5 Fun Ways to Help Your Brain (Giveaway!)
Scientists used to think neural networks were hardwired early in life, and that we couldn’t change the way our brains worked. With the help of improved technology in brain scanning, this theory was thrown out. Researchers now see our brains as being more akin to the muscles in our body — we can build and improve them, or we can ignore and weaken them.
Actively using the brain keeps it strong and healthy. But when you aren’t in the mood for intense and challenging thinking exercises, here are five fun — and less demanding — ways to aid in the building process. Click through for a chance to win two books that will help boost your brainpower.
Norwegian researchers found that women who drank a moderate amount of wine –at least four times during the week– scored better on cognitive tests than women who drank less wine. The study included over 5,000 participants who were questioned over the course of seven years.
Wine may not have been the only factor that contributed to the higher scores. The researchers noted “A positive effect of wine…could also be due to cofounders such as socio-economic status and more favorable dietary and other lifestyle habits.” However, the initial finding is worthy of further exploration–especially considering the health benefits that have been associated with moderate alcohol consumption in previous studies.
As Natural News reports, “most of the 68 studies conducted over the past decade that relate to alcohol’s potential health benefits show some relationship between light-to-moderate alcohol consumption and a reduced risk of brain abnormalities like dementia and Alzheimer’s disease.” In addition, red wine is filled with antioxidants that can fight free-radical damage that accompanies aging.
Of course, the key is moderation, and there are plenty of reasons to avoid alcohol, if you already do so. However, if drinking a little wine helps you wind down, you may not need to feel guilty about it.
Next: 4 more fun ways to help your brain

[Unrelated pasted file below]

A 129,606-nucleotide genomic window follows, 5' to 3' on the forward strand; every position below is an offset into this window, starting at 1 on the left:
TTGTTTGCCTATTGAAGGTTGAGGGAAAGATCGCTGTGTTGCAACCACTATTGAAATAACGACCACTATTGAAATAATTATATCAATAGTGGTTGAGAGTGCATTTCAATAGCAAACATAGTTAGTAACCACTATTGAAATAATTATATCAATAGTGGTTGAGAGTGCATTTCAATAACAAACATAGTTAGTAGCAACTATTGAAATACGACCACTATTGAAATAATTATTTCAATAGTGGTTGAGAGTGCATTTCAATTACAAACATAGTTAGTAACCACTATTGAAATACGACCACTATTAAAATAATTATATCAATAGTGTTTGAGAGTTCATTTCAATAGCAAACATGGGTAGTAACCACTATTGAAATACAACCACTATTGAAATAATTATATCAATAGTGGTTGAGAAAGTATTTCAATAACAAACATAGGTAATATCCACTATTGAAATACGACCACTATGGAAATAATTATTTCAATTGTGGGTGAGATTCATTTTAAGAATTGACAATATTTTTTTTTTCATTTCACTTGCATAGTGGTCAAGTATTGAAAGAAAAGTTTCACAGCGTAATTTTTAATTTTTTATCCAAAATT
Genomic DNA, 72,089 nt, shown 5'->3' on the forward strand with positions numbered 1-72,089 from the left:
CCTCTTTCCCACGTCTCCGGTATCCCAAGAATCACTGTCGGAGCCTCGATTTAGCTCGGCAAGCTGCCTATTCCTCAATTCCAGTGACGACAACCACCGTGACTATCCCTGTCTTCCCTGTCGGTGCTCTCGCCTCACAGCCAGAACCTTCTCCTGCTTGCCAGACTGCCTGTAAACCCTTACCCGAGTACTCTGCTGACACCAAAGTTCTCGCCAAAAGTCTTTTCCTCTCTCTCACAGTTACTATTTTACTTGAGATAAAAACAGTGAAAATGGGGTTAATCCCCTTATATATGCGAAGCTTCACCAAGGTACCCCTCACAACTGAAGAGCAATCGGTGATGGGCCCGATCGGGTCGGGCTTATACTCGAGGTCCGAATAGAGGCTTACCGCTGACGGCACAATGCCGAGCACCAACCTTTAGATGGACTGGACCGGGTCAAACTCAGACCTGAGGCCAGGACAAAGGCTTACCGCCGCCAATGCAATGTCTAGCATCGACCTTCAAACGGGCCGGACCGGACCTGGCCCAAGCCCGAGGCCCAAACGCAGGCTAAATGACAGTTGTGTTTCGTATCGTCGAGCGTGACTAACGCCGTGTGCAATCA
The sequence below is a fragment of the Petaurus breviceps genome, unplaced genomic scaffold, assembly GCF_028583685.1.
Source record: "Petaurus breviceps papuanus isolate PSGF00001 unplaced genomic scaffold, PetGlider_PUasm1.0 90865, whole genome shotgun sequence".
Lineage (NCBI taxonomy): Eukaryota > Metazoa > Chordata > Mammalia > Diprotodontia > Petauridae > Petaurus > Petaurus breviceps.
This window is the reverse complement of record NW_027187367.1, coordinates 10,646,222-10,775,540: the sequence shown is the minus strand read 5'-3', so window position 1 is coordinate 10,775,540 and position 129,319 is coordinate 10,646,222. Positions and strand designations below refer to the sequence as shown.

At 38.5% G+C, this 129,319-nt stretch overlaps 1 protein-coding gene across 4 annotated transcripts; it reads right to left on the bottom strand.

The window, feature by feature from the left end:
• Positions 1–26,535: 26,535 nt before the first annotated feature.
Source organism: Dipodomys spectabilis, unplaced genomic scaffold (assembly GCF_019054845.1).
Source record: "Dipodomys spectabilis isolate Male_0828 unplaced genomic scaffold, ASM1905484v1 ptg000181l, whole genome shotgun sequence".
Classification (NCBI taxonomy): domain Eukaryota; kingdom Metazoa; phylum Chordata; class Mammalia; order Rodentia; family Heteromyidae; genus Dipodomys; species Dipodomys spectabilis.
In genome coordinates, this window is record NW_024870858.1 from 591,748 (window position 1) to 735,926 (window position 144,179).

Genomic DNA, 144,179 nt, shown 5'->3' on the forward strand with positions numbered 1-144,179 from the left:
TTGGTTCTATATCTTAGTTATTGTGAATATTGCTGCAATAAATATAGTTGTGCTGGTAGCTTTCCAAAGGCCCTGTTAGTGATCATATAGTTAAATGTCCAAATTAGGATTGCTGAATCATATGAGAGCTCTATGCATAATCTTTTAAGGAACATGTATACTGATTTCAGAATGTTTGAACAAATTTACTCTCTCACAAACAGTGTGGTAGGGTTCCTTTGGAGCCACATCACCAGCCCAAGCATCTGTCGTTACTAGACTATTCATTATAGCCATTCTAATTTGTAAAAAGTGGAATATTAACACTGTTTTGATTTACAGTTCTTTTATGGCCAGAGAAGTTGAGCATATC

In addition to boosting endorphins and making you happier, working out may make you smarter. Physical exercise promotes neurogenesis — a process that builds networks in your brain. Exercise can strengthen “executive” cognition — or help the brain to plan, reason and perform other higher-order functions. There is also evidence that exercising may protect against Alzheimer’s, dementia, Parkinson’s disease, stroke, and spinal cord injury.
If going to the gym or hiking outside doesn’t get you excited, fear not. Staying in bed and having sex can produce some of the same effects. According to a study by Leuner, Glasper, and Gould, published on PLoS ONE, sexual activity also promotes neurogenesis — and, as an added benefit reduces stress and anxiety!
Eat Guacamole! (or other Healthy Fats)
Our brains are made up of 60 percent fat, so it makes sense that nourishing the body with essential fatty acids supports brain health. This Natural Solutions article on IQ-Boosting foods explains that Omega-3s help neurons in the brain communicate with one another, which may positively affect our ability to learn and memorize. Good sources of brain-boosting Omega 3s include cold-water fish, avocados, walnuts, flax seeds, and olive oil.
Playing games, such as Sudoku, exercises a part of the brain associated with memory. Sudoku, a number-placement puzzle, relies on logic, guesswork, and our ability to remember patterns. “To crack Sudoku our brains use a unique set of neural pathways known as associative memory– which enables us to discover a pattern from a partial clue,” says ABC Science reporter Judy Skatssoon, referencing research done by Professor John Hopfield of Princeton University.
Exercise your brain with the help of two books by the Puzzle Society: The Green Book of Word Search and The Green Book of Sudoku 2. With both books made from 60 percent certified fiber sourcing and 40 percent post-consumer recycled, you will not only be supporting your brain but also sustainable practices.
Leave a comment on this post for a chance to win these two books!
Mary Ann D.
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